The American Council of Learned Societies Awards 14 Project Development Grants

05/20/2021


The American Council of Learned Societies (ACLS) is pleased to announce 14 new awardees for its Project Development Grants program.

Now in its fourth year, this ACLS program offers flexible support to faculty at teaching-intensive colleges and universities whose research projects will significantly advance humanistic studies and interpretive social sciences.

“At a time when teaching-intensive colleges and universities continue to be disproportionately affected by the COVID-19 pandemic in terms of funding and resources, ACLS is proud to support faculty at these schools who remain committed to work in their classrooms, as well as contributing scholarly excellence to the academy,” said ACLS President Joy Connolly. “We are pleased to recognize these dedicated scholars, whose promising work advances the humanities and interpretive social sciences and directly engages with students and communities across the nation.”

Projects awarded grants for the 2021-22 academic year represent schools from across the country and a wide range of subject materials, disciplines, and methodologies, reflecting ACLS’s commitment to inclusive excellence. This year’s awardees are:
  • Nick Dorzweiler, Visiting Assistant Professor, Political Science, Wheaton College. On Air: Harold Lasswell, NBC Radio, and the Psychotherapy Program for the American Masses
  • Deshonay Dozier, Assistant Professor, Geography, California State University – Long Beach. Contested Development: A Poor People's Movement for a Better Los Angeles, 1930s to 2020
  • Luis Ernesto Poza, Assistant Professor, Teacher Education, San José State University. To Be Seen and Heard: Dignity, Language, and Educational Rights in the United States
  • Philis M. Barragán Goetz, Assistant Professor, History, Texas A&M University – San Antonio. The Borderlands of Inclusivity: Jovita González and the Mexican American Civil Rights Movement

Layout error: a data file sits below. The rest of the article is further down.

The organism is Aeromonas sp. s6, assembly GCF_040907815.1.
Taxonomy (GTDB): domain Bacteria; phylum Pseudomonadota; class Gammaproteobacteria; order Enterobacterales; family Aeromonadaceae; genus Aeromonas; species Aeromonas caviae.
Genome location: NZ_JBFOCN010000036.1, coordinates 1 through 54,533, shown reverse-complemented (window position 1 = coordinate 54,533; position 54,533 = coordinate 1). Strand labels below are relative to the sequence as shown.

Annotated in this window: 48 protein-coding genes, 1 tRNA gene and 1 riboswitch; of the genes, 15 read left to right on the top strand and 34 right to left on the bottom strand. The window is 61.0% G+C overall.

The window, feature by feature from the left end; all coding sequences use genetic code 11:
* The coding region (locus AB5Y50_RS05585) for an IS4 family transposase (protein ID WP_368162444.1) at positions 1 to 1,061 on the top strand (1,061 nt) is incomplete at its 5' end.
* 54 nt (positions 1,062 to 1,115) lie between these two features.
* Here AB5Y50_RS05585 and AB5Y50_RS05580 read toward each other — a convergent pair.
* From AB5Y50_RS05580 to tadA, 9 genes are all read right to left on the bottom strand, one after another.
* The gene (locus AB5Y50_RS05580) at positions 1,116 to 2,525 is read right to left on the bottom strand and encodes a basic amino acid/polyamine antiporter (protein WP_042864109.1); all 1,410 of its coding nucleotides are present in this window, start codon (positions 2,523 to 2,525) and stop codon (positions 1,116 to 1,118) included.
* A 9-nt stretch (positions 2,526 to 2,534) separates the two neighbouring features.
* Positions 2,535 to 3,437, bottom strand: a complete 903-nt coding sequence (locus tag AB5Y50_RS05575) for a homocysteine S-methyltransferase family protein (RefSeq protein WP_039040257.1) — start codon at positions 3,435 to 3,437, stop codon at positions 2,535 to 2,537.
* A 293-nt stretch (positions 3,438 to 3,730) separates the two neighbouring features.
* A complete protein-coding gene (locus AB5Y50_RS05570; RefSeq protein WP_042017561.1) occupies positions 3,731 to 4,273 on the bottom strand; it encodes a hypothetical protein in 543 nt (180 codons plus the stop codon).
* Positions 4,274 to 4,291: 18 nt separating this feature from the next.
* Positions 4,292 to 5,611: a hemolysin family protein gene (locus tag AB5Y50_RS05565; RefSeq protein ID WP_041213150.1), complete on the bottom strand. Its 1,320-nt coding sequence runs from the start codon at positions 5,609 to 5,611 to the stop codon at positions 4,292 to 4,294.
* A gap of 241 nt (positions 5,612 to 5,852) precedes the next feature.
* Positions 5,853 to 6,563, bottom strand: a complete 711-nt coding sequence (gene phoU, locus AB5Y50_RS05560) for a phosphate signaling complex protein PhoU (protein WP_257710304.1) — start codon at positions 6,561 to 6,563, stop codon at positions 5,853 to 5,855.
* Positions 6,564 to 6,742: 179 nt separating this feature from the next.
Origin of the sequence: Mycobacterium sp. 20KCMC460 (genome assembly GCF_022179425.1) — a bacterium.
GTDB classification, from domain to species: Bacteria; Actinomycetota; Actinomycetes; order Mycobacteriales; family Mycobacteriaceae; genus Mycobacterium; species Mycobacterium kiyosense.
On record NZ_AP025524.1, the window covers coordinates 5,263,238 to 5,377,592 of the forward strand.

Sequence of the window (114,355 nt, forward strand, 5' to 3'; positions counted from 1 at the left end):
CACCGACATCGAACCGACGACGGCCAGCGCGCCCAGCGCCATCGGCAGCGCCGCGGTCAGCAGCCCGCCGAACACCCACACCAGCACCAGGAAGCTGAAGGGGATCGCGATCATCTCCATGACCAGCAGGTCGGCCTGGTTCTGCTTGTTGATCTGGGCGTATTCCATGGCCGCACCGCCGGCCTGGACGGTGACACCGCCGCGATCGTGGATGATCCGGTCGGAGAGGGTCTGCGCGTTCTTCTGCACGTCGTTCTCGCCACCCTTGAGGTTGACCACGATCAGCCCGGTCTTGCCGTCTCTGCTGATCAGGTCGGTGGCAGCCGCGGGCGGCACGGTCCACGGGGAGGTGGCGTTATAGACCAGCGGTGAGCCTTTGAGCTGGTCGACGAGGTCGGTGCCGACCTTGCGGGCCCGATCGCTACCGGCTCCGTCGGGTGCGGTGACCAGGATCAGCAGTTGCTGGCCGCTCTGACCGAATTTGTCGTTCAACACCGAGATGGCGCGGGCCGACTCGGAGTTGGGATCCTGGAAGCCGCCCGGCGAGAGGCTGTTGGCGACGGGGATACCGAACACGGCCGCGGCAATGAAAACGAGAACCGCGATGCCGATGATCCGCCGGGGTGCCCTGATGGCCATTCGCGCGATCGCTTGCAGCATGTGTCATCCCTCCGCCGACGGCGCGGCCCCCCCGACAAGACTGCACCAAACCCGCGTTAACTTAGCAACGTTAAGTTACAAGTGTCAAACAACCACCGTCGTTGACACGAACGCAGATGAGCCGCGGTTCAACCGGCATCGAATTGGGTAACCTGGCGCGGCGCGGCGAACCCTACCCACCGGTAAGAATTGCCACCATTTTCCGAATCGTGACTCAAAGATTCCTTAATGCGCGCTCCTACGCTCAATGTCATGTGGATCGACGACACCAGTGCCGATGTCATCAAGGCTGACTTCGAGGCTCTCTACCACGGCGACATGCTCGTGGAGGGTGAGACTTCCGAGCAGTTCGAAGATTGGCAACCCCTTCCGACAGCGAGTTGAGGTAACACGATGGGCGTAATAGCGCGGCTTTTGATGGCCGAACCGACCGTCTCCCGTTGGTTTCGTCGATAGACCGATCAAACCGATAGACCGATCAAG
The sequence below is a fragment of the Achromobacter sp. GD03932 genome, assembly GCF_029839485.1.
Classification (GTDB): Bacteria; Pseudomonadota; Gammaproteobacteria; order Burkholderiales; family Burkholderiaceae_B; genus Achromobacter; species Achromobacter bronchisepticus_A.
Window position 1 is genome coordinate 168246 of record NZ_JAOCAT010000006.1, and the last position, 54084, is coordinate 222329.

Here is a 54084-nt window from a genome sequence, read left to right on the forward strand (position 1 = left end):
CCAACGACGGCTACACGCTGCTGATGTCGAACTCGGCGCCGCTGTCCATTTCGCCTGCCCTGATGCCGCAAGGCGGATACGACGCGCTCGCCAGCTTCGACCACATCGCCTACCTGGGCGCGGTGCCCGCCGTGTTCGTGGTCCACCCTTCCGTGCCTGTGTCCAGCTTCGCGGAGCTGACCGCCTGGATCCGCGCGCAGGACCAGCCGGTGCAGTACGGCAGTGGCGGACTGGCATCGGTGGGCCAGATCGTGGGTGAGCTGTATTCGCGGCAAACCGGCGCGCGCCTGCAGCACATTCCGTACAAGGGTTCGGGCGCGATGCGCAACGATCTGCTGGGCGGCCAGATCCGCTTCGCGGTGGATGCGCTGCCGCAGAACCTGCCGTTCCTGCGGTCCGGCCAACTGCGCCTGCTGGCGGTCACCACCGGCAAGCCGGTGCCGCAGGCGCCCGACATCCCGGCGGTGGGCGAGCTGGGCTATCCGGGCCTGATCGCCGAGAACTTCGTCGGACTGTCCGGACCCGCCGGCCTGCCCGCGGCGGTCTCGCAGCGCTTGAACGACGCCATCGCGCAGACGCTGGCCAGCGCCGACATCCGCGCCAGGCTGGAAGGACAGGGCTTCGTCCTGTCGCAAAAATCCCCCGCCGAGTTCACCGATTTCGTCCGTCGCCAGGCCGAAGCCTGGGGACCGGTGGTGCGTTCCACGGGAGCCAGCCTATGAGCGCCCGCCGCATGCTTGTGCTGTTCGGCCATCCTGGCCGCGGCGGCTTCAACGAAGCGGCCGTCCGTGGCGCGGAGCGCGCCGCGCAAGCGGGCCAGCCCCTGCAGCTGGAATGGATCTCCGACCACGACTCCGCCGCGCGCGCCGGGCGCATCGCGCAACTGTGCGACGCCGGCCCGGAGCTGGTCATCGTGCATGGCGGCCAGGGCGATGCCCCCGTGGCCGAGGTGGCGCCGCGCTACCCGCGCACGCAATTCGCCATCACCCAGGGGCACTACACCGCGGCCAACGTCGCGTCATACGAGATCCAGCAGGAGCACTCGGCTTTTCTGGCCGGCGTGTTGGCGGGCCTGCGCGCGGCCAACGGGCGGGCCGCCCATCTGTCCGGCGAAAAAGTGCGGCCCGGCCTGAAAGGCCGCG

• Tara Lynn Conley, Assistant Professor, School of Communications and Media, Montclair State University. Bound to Belong: Race and Mediated Life in an American City
  • Claire J. C. Eager, Visiting Assistant Professor, English, College of Wooster. Vertuall Paradise: Vaulting Ambitions Brought to Earth in Tudor and Stuart England
  • Leah Goldman, Visiting Assistant Professor, European History, Washington and Jefferson College. Creative Comrades: Censorship and Collaboration in Late Stalinist Music
  • Sarah Koellner, Assistant Professor, German, College of Charleston. Participatory Privacy in Contemporary German Culture
  • Emily Master, Instructor, Classics, Agnes Scott College. The Leges Iuliae: Augustus, the Law, and the New Order
  • Colleen Moore, Assistant Professor, History, James Madison University. The Peasants' War: The Russian Home Front in World War I and the End of the Autocracy
  • Faith Okpotor, Assistant Professor, Political Science, Moravian College. Electing Violence: Post-Election Violence in Africa
  • Robert Rouphail, Assistant Professor, History, Susquehanna University. Cyclonic Lives in an Indian Ocean World: Environment, Race, and Gender in Modern Mauritius
  • Evelyn Soto, Assistant Professor, English, Sam Houston State University. Tainted Translations: Early Latinx Political Imaginaries in the U.S. and Trans-American Empire
  • Julianna Blair Watson, Instructor, French, Eastern Illinois University. Unheard Voices, Unknown Faces: Raoul Peck and Transnational Black Consciousness
     
Learn more about the 2021 Project Development grantees and their projects here.

Each grantee receives $5,000 which may go toward any costs that will support their project, including travel; research assistance; course buyout or summer salary; and other research- or project-related expenses.

Project Development Grants are competitive and awarded as a component of the ACLS Fellowship program. The program is funded by the ACLS endowment, to which many individuals and institutions have contributed, including The Andrew W. Mellon Foundation, the National Endowment for the Humanities, the Arcadia Charitable Trust, the ACLS Research University Consortium and college and university Associates, former fellows, and individuals and friends.